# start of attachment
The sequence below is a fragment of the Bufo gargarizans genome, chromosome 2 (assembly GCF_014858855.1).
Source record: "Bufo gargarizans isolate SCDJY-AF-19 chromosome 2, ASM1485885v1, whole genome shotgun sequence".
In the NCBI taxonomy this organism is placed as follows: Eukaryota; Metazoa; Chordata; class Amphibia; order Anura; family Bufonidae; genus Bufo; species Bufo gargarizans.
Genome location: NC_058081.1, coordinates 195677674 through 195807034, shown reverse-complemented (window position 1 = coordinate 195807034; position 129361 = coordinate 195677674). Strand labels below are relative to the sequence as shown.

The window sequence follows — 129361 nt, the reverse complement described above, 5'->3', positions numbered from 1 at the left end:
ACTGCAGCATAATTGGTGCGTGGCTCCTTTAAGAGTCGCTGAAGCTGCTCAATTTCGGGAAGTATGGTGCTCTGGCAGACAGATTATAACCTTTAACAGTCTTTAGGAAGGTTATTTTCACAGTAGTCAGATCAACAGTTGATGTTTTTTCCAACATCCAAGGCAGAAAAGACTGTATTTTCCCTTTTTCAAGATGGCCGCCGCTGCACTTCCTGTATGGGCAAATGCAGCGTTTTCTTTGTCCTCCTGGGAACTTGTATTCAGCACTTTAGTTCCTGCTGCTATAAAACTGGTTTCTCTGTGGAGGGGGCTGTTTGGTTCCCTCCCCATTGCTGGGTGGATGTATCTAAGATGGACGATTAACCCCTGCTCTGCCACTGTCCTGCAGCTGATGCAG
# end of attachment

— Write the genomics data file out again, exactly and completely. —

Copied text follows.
The sequence below is a fragment of the Bufo gargarizans genome, chromosome 2 (assembly GCF_014858855.1).
Source record: "Bufo gargarizans isolate SCDJY-AF-19 chromosome 2, ASM1485885v1, whole genome shotgun sequence".
In the NCBI taxonomy this organism is placed as follows: Eukaryota; Metazoa; Chordata; class Amphibia; order Anura; family Bufonidae; genus Bufo; species Bufo gargarizans.
Genome location: NC_058081.1, coordinates 195677674 through 195807034, shown reverse-complemented (window position 1 = coordinate 195807034; position 129361 = coordinate 195677674). Strand labels below are relative to the sequence as shown.

The window sequence follows — 129361 nt, the reverse complement described above, 5'->3', positions numbered from 1 at the left end:
ACTGCAGCATAATTGGTGCGTGGCTCCTTTAAGAGTCGCTGAAGCTGCTCAATTTCGGGAAGTATGGTGCTCTGGCAGACAGATTATAACCTTTAACAGTCTTTAGGAAGGTTATTTTCACAGTAGTCAGATCAACAGTTGATGTTTTTTCCAACATCCAAGGCAGAAAAGACTGTATTTTCCCTTTTTCAAGATGGCCGCCGCTGCACTTCCTGTATGGGCAAATGCAGCGTTTTCTTTGTCCTCCTGGGAACTTGTATTCAGCACTTTAGTTCCTGCTGCTATAAAACTGGTTTCTCTGTGGAGGGGGCTGTTTGGTTCCCTCCCCATTGCTGGGTGGATGTATCTAAGATGGACGATTAACCCCTGCTCTGCCACTGTCCTGCAGCTGATGCAG